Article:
I normally take some leave from my work at the end of October and beginning of November when the autumn colours in Scotland are at their peak, before they quickly disappear in the late autumn storms. This year I decided on something different as Scotland was hit by some early winter snows.
Packed all my photography and climbing gear into the campervan and headed north to Glen Coe, parking in the car park for the Wee Boochle (Buachaille Etive Beag - BEB). It’s probably my favourite Glen Coe mountain as I believe it and Beinn a’Chrulaiste give the best photo opportunities. Many people ignore the Wee Boochle in favour of its big brother, Buachaille Etive Mor (BEM - the Big Boochle), the iconic mountain at the head of Glen Coe. But the Big Boochle is better to be photographed at than photographed from, if you take my meaning. In other words better to look at, than look from (this is a photographers perspective not necessarily a climbers view). However, few realise that the wee Boochle is actually a lot steeper than BEM – 29% gradient as opposed to a 24% gradient.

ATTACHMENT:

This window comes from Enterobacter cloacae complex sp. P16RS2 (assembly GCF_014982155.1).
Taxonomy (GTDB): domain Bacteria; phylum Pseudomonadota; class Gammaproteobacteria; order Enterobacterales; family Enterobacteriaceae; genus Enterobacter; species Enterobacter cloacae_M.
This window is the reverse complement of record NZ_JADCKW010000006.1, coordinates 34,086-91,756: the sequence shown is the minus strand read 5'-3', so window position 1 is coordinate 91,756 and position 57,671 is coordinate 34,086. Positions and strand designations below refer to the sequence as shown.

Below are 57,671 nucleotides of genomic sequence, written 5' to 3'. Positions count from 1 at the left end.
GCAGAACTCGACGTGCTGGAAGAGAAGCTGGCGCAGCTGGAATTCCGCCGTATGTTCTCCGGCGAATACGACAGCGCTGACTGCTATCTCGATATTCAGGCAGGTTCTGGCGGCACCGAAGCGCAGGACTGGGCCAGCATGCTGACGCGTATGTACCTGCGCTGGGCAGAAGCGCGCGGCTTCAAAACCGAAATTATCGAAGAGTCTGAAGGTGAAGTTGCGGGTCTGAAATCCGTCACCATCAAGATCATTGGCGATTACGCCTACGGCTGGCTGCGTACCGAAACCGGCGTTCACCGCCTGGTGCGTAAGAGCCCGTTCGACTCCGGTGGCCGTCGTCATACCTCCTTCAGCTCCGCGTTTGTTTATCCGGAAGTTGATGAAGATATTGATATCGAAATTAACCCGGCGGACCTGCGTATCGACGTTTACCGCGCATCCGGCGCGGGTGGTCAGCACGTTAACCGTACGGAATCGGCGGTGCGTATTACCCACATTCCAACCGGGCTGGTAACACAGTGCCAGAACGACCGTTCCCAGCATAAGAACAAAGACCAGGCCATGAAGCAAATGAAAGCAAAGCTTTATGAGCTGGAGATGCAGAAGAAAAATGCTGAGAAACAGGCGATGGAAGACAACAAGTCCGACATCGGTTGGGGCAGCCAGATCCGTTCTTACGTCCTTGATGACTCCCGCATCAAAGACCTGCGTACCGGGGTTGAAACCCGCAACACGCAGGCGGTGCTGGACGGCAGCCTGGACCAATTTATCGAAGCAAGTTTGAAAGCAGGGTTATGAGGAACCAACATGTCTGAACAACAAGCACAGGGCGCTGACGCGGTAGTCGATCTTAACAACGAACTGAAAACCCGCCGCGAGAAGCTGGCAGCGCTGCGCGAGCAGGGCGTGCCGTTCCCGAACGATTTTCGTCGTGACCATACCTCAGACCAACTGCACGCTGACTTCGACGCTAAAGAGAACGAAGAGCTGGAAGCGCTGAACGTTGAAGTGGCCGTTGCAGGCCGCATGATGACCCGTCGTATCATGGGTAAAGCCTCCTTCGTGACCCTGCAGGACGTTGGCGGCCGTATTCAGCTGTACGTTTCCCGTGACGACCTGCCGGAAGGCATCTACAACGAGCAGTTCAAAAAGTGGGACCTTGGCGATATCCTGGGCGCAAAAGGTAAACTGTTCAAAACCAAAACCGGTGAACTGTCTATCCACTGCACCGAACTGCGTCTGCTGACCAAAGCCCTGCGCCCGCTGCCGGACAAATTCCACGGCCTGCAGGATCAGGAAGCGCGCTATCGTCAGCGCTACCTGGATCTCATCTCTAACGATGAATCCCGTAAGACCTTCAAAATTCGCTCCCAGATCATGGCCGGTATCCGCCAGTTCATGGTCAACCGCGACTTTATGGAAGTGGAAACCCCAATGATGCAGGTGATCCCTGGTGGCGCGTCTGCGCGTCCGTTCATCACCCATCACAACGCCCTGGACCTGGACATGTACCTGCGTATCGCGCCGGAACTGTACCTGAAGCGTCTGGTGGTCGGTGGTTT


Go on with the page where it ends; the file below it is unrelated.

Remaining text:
Anyway, kit on, camera gear in bag (I constantly tell myself I need to reduce the weight of my pack but never do so – 25lbs / 12kg). Along the path of the Lairig Eilde to the point where the paths divide. Easily missed in the dark - been there, done that, but its daylight so I keep left and start on the steep climb up to the bealach. As I’m climbing I see a tall man catching me up so I wait to have a chat (really just an excuse for a rest). ‘Hi John’ says the man. It’s Rob Stevens, another landscape photographer, who I last met on top of Stac Pollaidh in Coigach back in May. What are the chances. We began to climb together.
Halfway up and I see three women coming down the mountain. One of them shouts ‘John’. It’s Lesley McDowall, Ciorstan Shearer and their friend Suzie, who they had guided on her first Munro climb. I worked with Lesley and Ciorstan when we were in the police. What are the chances. Another excuse for a chat and a break.
Onwards and upwards to the bealach (valley) between the two Munros of BEB, then turn right for the higher peak of Stob Dubh. The snow was slushy and slippery underfoot but too soft for crampons. BEB has two Munro peaks (mountain tops over 3000 feet), Stob Dubh literally means the dark peak and the other peak is Stob Coire Raineach. Raineach is primarily a sunrise photo location, with Stob Dubh being a sunset photo location. It’s a steep pull up to the ridge and the wind was picking up. Once we got to the ridge it was icy cold with freezing winds.
This is where age and experience comes into the equation. I knew that some great shots could be had with a climber silhouetted against the skyline and, since Rob wanted to climb to the top, I decided to stay and get shots of him on the ridge. I’ve climbed it many times so I wasn’t phased by not ‘touching the top’ on this occasion, but I wanted a ‘ridge walker’ shot. It’s debatable if I should have carried on as Rob got some great shots from beyond the peak, but such is life.